One thing that does kind of shock me, is that these women are so negative. On one hand, I guess they are being true to their feelings, but on the other, their kids are going to grow up, and someday realize that their mothers at one point had such bad feelings about their very existance, or how they were born. ( I am thinking also of the thread about the woman that had the C-section that gave her PTSD....) I'm not saying they should not be true to their feelings, but is it good to have them published and kept for all eternity?

Mary - posted on 03/11/2010

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Sheesh, that's a hard one.

She's had a lot thrown at her in a short amount of time. First, she finds out she's having twins (not unusual with IVF, but I guess no one is ever truly prepared for that). than, she's told there is a strong possibility that BOTH babies have Down's. Next, she finds out they have disconcordant growth, and she has to deliver VERY early. Two babies in the NICU...I can't imagine. THEN (as if they haven't been through enough) they confirm that the little girl does indeed have Down's. Regardless of your outlook on having a special needs child, I think anyone would have to concede that this couple has had A LOT of difficult things to deal with in a short span of time.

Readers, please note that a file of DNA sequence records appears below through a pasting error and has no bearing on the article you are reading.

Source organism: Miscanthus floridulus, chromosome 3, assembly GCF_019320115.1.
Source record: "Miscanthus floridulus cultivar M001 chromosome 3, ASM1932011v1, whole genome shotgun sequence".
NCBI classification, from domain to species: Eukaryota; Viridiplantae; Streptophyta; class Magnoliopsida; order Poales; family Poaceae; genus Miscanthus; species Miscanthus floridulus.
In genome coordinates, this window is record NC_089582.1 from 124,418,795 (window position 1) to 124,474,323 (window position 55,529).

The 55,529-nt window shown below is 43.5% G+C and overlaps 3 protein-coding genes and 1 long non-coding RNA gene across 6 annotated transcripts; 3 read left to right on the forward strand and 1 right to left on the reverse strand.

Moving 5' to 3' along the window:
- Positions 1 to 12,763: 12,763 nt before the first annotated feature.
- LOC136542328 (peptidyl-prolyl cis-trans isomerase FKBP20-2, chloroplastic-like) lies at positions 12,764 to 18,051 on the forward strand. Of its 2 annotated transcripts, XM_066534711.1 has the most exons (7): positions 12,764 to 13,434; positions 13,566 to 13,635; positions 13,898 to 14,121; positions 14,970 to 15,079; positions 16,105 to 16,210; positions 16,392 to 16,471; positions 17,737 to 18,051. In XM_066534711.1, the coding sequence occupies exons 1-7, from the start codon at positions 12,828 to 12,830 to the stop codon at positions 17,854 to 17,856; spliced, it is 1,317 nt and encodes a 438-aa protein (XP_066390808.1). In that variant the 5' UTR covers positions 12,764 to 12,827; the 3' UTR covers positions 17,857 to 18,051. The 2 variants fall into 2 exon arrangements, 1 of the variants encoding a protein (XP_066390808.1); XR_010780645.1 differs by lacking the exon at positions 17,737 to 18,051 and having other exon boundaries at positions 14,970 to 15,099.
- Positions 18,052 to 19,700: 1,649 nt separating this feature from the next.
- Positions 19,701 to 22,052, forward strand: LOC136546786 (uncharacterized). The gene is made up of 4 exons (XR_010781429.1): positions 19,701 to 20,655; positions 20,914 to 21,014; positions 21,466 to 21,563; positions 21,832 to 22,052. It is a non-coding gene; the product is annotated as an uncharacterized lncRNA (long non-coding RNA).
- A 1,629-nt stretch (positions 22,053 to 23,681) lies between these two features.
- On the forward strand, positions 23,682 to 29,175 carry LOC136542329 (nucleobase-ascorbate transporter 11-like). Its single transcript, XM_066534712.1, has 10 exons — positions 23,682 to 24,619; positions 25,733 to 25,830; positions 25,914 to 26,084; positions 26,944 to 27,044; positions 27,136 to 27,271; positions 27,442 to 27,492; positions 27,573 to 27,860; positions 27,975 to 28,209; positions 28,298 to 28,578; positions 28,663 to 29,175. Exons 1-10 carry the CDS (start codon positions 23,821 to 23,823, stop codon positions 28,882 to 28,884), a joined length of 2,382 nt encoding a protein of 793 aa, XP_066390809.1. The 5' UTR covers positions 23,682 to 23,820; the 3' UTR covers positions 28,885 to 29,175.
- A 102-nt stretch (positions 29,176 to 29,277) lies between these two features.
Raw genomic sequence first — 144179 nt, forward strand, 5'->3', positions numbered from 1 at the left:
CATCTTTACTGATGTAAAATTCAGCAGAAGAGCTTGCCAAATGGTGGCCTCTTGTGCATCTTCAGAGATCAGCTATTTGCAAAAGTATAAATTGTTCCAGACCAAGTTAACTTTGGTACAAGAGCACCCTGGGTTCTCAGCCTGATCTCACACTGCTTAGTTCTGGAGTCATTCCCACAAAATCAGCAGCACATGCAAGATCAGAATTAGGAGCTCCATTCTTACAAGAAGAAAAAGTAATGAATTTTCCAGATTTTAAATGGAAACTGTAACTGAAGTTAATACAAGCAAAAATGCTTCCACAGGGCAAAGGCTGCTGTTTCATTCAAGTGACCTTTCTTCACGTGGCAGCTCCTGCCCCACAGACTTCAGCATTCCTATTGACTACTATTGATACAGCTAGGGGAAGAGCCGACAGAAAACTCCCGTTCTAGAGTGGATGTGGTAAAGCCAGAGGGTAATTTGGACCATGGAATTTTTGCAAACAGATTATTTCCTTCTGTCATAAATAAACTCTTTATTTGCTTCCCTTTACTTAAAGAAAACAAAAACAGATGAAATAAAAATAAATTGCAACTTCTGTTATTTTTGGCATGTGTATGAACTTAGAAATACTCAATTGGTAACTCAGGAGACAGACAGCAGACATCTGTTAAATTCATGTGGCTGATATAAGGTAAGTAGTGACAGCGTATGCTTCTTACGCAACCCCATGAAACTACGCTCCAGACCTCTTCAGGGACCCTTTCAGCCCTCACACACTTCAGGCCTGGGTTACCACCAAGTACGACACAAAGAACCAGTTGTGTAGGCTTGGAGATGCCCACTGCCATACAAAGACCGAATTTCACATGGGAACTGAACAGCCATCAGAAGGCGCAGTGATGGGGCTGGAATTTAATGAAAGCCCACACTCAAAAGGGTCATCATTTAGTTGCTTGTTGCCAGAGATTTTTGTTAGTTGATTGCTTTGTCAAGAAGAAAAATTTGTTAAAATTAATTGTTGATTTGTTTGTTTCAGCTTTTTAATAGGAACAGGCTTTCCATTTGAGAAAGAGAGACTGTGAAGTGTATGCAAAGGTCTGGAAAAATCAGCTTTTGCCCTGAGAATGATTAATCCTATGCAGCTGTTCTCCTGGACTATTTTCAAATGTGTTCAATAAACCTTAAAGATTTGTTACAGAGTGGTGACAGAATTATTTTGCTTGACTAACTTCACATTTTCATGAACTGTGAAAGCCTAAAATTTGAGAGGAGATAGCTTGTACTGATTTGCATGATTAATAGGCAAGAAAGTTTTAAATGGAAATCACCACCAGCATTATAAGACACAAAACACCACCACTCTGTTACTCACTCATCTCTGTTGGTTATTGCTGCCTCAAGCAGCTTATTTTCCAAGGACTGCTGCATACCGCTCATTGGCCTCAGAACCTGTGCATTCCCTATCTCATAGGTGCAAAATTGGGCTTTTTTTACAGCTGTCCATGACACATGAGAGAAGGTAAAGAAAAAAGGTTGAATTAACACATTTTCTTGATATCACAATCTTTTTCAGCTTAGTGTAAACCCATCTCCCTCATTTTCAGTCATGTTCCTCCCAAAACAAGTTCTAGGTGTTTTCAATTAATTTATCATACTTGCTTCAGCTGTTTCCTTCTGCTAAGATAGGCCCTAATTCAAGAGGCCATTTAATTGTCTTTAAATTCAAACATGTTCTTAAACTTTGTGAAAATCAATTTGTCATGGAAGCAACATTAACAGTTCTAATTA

I do know that almost all parents who have a Down's baby have a period of grieving. Despite knowing that it is a possibility, accepting the reality of it is never easy. Her feelings of guilt (my eggs are old, it's my fault) are common amongst all mothers. And, despite loving that child, it is also very normal to worry about their future...especially the "what's going to happen to her when I am too old to look after her, or if I die". I am sure she also worries about the possibility of her son's life being drastically altered if he should have to care for her at a young age. This is a greater possibility because she is an older mother...and another reason she feels guilty, or like she failed her children before they were ever born. I'm sure that this guilt is all the more greater because she conceived with IVF...this wasn't just an "accident" of nature...this was nudging mother nature artificially. I'm guessing this makes her feel even more responsible for her children's health and and overall well being...they didn't just happen to her...she agressively pursued their mere existence. (I'm not saying she SHOULD feel more guilt, just that I understand why she does).